It seems at first that for his conclusion to the Black Hammer saga Jeff Lemire is pulling the same trick that he did in Age of Doom Part I, by ignoring the cliffhanger ending to the previous volume. That’s not the case. It may be Rich Tommaso drawing the opening two chapters instead of Dean Ormston, and it may be an almost entirely different cast, but everything connects. Rather out of left field, the focus of Black Hammer becomes a meta-narrative, exploring what happens to redundant fictional characters. There’s no single answer to that, and by the time Ormston returns for the five chapter run to the end, glimpses have been given without any definitive conclusions reached.

After the shock revelations in Part I, we rejoin the cast in what’s trailed as a reboot, which seems to be the case. The superheroes are now in an urban environment rather than a rural one, but remain trapped. This time their memories are also altered, except for Talky-Walky, and as before, she’s the one who strives to breach the boundaries. There’s a feeling of inherent tragedy about this because assuming what we’ve been told in Part I is the truth, there is no escape. The hope comes from the way Lemire’s constructed Colonel Weird. His disjointed personality is seen early to defy conventions, so could he actually be everyone’s escape route?

Having become so used to the cast in one form, it’s fascinating seeing them in another, their personalities intact, but predominantly different people. The one consistent aspect is they remain miserable. Ormston’s visual mastery of that is apparent on the sample page. That page is located toward the end, at which the point the rules have been rewritten, and the fates of characters we care about hang in the balance. The weakness is that this is contrived. Lemire falls back on the narrative device of something having to be a certain way without ever confronting why it has to be that way. It’s necessary there is a balance, and it only leaves two options. Lemire’s good enough to circumvent that, and despite the nitpicking about plot points the cast have been constructed so sympathetically that the ending has the necessary emotional depth. It’s clever, and oblique, but one interpretation is that not everyone’s hopes and desires are fulfilled.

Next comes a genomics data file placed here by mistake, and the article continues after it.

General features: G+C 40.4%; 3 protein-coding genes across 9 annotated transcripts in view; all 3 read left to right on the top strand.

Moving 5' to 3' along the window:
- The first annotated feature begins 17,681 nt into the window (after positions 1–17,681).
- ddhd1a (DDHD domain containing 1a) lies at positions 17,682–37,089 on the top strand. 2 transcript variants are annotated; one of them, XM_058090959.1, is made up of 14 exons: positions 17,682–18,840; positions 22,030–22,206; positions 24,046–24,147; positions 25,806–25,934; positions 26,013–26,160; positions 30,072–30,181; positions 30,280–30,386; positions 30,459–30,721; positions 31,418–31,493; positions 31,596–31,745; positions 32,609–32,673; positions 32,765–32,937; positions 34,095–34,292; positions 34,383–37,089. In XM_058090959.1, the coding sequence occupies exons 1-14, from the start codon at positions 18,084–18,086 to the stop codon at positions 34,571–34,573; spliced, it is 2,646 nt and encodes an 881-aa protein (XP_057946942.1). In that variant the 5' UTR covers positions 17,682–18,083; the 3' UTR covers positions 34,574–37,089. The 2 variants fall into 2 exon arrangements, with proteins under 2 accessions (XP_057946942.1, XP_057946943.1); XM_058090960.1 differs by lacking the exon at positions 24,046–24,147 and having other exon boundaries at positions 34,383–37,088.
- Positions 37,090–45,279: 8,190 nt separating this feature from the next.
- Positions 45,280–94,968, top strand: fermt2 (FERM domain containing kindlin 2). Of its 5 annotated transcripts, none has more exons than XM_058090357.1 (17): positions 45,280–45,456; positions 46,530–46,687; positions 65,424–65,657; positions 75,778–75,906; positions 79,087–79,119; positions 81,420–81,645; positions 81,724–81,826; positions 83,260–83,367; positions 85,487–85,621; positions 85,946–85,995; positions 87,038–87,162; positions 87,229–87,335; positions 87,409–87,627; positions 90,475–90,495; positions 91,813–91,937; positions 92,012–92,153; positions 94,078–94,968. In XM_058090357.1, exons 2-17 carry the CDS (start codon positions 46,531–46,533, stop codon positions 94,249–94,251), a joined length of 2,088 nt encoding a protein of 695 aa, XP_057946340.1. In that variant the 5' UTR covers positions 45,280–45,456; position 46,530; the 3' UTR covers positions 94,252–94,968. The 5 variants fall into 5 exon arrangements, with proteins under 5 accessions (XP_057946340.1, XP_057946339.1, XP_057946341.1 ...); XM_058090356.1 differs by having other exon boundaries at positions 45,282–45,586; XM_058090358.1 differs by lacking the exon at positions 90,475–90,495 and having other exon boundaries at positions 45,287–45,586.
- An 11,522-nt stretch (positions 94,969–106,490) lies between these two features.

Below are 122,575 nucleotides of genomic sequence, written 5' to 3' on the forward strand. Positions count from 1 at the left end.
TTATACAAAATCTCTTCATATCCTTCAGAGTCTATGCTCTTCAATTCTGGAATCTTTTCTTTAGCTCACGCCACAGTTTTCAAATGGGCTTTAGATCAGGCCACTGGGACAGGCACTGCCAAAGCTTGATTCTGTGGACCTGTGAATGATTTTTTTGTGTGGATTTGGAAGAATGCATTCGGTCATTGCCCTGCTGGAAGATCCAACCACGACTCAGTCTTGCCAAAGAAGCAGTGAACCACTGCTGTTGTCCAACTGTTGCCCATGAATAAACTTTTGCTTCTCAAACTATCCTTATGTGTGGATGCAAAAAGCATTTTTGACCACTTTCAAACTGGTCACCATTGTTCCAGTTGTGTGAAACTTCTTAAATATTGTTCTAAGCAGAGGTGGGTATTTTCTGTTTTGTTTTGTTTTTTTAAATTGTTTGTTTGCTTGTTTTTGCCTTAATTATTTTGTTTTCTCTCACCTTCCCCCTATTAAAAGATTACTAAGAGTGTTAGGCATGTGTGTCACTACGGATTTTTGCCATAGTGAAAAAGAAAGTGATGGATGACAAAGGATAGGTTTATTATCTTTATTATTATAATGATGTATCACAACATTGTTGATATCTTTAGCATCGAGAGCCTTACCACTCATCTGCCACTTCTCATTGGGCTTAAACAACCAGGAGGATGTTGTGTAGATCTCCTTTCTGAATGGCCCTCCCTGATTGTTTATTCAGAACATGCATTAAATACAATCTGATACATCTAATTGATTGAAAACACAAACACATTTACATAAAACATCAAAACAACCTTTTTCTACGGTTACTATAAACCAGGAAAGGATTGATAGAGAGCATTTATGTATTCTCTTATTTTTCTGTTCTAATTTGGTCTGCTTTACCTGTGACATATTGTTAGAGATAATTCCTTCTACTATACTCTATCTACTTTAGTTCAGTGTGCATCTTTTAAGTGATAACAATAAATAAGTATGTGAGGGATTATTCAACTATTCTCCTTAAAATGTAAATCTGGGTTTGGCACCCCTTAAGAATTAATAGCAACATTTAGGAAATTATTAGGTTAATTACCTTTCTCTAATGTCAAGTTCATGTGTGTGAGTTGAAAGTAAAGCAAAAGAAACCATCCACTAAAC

A superhero series with the depth and intelligence of Black Hammer is rare. It’s loving, but looks beyond superheroes as a disaster squad or a form of protection and vengeance. Pleasingly, it’s not something easily diluted and represented either. It needs the creative talents of Lemire and Ormston, as hardly anyone else would take that approach. It’s also spawned plenty of tie-ins to investigate. Start with Sherlock Frankenstein as a he has a pleasing bit part here. And for a satisfying coda, check The Quantum Age.

This is also available in hardback as the second Black Hammer Library Edition, combined with Part I and featuring an extra story and a wealth of background pages.